This week’s Tuesdays with Dorie recipe from Baking Chez Moi was one I made even before Baking Chez Moi came out in a teaser post for the book. At that point, I found the cannelé recipe “dead easy” although if you look at the post you’ll see I had some inconsistent results.I mean, there were these:
I put cannelés out of my mind for a few months but fast forward to the spring of 2015 when I became what can only be described as a canelé obsessed, publishing How to make cannelés in silicone molds in the spring of 2015 – to date one of my most trafficked posts on my blog (the second highest). At that point, I used a combination of Dorie’s recipe/ technique and Jill Colonna’s (author of Mad about Macarons and Teatime in Paris) after MONTHS of extensive testing of different silicone molds with melted butter, room temperature butter, beeswax and various combinations of these to coat the molds settling on a certain brand of mold (Mastrad)
If you know me, though, you know I don’t leave well enough alone and inspired by a dessert I enjoyed in a restaurant in December 2018 (with Dorie, of all people, when she was on tour here for Everyday Dorie), I started experimenting with my recipe again, further refining and tweaking it to make it the easiest possible, publishing an update to the epic post in January 2019.
Oh but wait…. this post isn’t about me and my recipe? Oh, right….
The point is, all my experimenting meant I came to this week’s recipe with a wealth of knowledge (outlined in *that* post) and, even though I messed up and forgot to add some ingredients (melted butter! Forgot about it until I was just about to pop them in the oven. Mixed it in then and they were totally fine!) until the last minute, it all worked out. The science of baking prevails!
1. Air is not your friend. Too much air in the batter will cause them to puff up too much in the oven.
2. Use the best quality silicone molds (read: thicker, not flimsy) that you can afford. The thin ones will get too hot too fast and produce inconsistent results no matter what you do and you’ll find yourself having to say “I don’t know” when people ask you if you can bring 60 of them to their party. Because you get different results every time. See below for the molds I recommend.
3. Don’t fuss too much over the batter. In fact, treat it like you couldn’t care less if it works out or not and it might just cooperate 😉 My most successful “tweak” in technique was borrowed from Jill Colonna, author of Teatime in Paris whereby you make a paste from the eggs, egg yolks, sugar and flour and them gently whisk in the hot milk/ butter mix. This seemed to help with a less airy batter – when I tried adding the dry ingredients to the hot liquid I always had to whisk much more which led to more bubbles and air (see #1).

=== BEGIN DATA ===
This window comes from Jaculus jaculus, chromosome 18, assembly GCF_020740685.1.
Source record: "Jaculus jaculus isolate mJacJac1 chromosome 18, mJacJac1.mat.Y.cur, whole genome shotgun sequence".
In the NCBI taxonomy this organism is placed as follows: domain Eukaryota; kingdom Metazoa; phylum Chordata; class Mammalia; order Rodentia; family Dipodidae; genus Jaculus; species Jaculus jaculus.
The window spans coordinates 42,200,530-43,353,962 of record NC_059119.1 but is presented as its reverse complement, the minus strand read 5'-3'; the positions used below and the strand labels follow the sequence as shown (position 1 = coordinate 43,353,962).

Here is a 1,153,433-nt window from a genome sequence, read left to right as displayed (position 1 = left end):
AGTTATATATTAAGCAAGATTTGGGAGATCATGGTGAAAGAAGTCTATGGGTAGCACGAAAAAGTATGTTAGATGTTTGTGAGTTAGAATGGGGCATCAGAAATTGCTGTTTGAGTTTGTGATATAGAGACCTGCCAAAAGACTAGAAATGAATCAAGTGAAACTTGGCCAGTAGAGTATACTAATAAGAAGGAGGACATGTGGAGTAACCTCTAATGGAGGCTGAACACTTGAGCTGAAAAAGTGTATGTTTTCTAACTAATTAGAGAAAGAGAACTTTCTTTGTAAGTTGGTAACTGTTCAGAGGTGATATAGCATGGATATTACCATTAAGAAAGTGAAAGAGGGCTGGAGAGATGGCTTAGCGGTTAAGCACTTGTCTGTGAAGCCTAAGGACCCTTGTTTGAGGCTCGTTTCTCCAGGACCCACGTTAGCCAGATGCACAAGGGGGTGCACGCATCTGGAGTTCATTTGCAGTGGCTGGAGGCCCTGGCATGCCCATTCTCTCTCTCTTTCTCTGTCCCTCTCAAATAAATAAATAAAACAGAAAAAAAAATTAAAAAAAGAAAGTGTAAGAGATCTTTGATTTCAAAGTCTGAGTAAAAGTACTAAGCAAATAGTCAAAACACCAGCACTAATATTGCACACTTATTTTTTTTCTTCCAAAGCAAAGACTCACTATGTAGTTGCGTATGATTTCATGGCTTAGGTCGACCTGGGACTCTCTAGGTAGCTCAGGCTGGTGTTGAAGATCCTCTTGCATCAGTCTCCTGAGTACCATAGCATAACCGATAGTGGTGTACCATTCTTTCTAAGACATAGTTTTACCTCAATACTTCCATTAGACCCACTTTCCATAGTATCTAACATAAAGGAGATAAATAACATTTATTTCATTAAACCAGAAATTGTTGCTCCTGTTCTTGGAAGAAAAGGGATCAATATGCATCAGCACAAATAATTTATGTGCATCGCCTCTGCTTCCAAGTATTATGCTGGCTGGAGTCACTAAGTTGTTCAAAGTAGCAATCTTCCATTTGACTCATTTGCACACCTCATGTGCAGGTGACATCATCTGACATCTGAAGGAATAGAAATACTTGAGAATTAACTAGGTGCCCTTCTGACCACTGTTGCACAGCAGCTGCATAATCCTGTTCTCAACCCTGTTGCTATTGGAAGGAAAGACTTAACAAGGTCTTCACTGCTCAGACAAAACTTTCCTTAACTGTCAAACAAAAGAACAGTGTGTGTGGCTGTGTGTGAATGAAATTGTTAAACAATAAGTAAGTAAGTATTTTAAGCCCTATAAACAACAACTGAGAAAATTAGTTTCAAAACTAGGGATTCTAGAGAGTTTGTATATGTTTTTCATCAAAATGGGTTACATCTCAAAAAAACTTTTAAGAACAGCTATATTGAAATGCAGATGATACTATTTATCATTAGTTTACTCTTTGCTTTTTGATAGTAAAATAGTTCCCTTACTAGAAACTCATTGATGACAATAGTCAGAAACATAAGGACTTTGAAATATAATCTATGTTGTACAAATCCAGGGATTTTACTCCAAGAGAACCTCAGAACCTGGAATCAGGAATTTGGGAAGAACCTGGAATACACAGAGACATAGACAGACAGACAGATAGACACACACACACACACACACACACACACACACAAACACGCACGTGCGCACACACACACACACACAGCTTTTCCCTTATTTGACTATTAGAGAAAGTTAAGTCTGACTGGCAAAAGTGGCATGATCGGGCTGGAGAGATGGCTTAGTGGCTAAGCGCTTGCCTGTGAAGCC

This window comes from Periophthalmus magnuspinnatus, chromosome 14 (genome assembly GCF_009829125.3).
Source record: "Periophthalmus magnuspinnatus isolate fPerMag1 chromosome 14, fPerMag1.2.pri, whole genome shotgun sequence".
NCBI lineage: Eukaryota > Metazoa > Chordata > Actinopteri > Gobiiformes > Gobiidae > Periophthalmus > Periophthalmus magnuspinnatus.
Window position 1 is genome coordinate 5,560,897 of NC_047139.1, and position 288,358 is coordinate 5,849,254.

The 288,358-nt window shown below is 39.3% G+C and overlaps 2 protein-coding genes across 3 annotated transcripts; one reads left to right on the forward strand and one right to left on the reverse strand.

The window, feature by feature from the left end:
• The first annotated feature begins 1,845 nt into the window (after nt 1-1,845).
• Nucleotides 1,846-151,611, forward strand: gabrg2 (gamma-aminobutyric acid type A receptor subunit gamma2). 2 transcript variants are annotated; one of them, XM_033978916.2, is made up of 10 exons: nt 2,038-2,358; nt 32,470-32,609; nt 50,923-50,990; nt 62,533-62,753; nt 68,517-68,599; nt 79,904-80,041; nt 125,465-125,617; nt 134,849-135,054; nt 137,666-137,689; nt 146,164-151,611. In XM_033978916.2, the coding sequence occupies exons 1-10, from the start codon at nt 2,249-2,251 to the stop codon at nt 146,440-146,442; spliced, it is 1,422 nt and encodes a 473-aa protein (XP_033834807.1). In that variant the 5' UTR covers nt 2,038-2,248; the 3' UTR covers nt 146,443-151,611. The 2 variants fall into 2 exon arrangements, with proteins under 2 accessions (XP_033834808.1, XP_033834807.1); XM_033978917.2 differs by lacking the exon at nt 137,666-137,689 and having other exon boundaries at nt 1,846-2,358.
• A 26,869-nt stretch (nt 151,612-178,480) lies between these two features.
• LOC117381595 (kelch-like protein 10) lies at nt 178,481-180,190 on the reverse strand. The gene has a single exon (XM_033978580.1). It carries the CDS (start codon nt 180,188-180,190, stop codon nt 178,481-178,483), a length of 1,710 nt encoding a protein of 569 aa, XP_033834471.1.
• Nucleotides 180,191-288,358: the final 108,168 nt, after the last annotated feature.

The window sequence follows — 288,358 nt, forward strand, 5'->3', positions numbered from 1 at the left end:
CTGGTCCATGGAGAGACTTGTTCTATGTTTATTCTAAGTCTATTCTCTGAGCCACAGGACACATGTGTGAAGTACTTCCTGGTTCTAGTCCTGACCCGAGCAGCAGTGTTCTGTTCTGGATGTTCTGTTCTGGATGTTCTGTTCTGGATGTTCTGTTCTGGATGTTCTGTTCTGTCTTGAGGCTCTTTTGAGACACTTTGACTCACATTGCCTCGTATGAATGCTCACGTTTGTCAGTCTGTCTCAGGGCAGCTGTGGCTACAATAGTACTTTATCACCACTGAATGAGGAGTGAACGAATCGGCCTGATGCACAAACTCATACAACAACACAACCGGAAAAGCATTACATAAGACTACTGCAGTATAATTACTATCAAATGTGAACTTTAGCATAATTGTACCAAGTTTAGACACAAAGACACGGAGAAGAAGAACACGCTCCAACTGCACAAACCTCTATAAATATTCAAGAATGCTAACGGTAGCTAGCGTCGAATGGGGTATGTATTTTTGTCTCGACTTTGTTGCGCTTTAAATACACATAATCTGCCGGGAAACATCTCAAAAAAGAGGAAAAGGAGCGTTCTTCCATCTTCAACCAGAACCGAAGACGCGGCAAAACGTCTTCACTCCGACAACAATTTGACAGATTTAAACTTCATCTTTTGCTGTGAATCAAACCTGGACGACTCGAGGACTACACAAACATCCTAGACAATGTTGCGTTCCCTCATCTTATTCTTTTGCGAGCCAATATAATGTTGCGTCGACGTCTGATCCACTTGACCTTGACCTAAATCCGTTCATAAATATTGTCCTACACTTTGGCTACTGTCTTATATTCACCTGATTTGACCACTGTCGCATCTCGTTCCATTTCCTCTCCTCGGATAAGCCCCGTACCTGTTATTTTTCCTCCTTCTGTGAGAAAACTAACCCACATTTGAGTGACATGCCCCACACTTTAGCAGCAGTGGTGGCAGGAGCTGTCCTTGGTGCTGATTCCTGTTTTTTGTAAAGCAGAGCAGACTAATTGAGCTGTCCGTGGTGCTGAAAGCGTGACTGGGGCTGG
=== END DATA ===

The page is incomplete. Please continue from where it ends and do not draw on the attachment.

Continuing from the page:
4. Rest your batter at least 12 hours, preferably 24 hours overnight. Gently stir it (with the back of a knife – you don’t want to whisk too much now it’s all settled).
5. Use the batter straight from the fridge (many recipes call for room temperature batter).
6. As you are heating the oven, melt some butter and lightly (ever so lightly, mind) brush the molds with the butter. Make sure it doesn’t pool in the bottom of the molds by turning the molds upside down on a cooling rack set over paper towel to drain excess butter out if necessary.
7. Contrary to popular belief, I have had much more success with room temperature molds (another tip from Jill Colonna). Many recipes, including Dorie’s here, tell you to use cold molds) before you bake. Batter straight from the fridge and room temperature molds produced the best looking (and best interiors) of all the batches – and the most consistent, even shapes…
8. I’ve had a lot of success in the last 10 minutes of baking time by removing the cannelé entirely from the molds, popping them upright on the tray and baking until golden all over.
And my canelé this week?
Truth be told, these were a tiny but *too* cooked on the bottom (I left them longer than the 10 minutes I usually leave them out of the mold on the tray – was distracted!) but no matter – the crust and interior was perfect and I just shaved a little bit off the bottom to eat them 😉
Want to try these for yourself?
Get the recipe for Dorie Greenspan’s Cannelés on page 222 of Baking Chez Moi.
Tuesdays with Dorie participants don’t publish the recipes on our blogs, so you’re encouraged to purchase Baking Chez Moi for yourself which you can do on Amazon (this link should bring you to the Amazon store in your country) or for free worldwide shipping, buy from The Book Depository. Then join us, baking our way through the book!
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